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BACKGROUND: Frank-ter Haar syndrome is a rare disorder associated with skeletal, cardiac, ocular and craniofacial features including hypertelorism and brachycephaly. The most common underlying genetic defect in Frank-ter Haar syndrome appears to be a mutation in the SH3PXD2B gene on chromosome 5q35.1. Craniosynostosis, or premature fusion of the calvarial sutures, has not previously been described in Frank-ter Haar syndrome. CASE PRESENTATION: We present a family of three affected siblings born to consanguineous parents with clinical features in keeping with a diagnosis of Frank-ter Haar syndrome. All three siblings have a novel mutation caused by the deletion of exon 13 of the SH3PXD2B gene. Two of the three siblings also have non-scaphocephalic sagittal synostosis associated with raised intracranial pressure. CONCLUSION: The clinical features of craniosynostosis and raised intracranial pressure in this family with a confirmed diagnosis of Frank-ter Haar syndrome expand the clinical spectrum of the disease. The abnormal cranial proportions in a mouse model of the disease suggests that the association is not coincidental. The possibility of craniosynostosis should be considered in individuals with a suspected diagnosis of Frank-ter Haar syndrome.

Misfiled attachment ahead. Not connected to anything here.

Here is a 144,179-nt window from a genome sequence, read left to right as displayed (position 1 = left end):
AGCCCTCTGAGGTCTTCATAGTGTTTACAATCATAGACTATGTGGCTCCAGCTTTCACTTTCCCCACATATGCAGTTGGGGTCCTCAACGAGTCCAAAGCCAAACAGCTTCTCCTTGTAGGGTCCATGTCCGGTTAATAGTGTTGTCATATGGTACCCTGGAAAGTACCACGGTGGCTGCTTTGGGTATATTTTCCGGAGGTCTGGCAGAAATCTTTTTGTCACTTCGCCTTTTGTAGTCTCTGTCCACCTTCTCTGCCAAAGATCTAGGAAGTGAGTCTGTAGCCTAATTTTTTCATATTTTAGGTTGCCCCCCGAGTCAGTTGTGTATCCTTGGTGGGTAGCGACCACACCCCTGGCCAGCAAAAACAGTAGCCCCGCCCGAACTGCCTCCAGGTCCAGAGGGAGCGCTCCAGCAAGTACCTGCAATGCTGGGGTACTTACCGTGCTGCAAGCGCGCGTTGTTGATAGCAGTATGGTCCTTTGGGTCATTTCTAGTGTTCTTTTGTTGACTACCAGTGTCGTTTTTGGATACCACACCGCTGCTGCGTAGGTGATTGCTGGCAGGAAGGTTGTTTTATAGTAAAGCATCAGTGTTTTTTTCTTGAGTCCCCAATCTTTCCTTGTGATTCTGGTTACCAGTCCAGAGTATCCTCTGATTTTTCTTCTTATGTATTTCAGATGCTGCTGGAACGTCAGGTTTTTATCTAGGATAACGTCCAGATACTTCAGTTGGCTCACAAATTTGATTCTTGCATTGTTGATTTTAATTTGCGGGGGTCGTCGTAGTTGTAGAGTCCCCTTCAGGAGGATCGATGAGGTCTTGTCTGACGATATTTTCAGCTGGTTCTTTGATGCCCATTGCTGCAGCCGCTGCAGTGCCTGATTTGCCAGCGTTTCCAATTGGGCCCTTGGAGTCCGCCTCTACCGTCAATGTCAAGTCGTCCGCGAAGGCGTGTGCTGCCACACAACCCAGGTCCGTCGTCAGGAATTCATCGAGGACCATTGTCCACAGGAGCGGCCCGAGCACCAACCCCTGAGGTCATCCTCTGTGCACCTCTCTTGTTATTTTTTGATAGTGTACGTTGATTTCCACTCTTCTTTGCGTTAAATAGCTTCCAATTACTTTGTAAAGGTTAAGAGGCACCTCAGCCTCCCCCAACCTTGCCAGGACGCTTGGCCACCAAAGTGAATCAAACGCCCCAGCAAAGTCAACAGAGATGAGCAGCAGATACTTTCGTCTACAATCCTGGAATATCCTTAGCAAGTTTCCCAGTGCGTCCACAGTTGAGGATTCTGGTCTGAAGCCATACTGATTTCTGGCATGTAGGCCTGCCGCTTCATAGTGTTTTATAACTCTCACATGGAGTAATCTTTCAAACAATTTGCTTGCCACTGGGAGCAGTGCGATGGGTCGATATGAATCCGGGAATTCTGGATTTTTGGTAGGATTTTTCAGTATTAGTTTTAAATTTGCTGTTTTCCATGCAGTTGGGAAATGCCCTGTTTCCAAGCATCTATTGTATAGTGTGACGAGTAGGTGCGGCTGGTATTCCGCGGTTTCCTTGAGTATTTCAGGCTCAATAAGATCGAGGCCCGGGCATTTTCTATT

Original publication

DOI

10.1186/1471-2350-13-104

Type

Journal article

Journal

BMC Med Genet

Publication Date

09/11/2012

Volume

13

Keywords

Adaptor Proteins, Signal Transducing, Craniofacial Abnormalities, Craniosynostoses, Developmental Disabilities, Female, Heart Defects, Congenital, Humans, Intracranial Pressure, Male, Mutation, Osteochondrodysplasias, Pedigree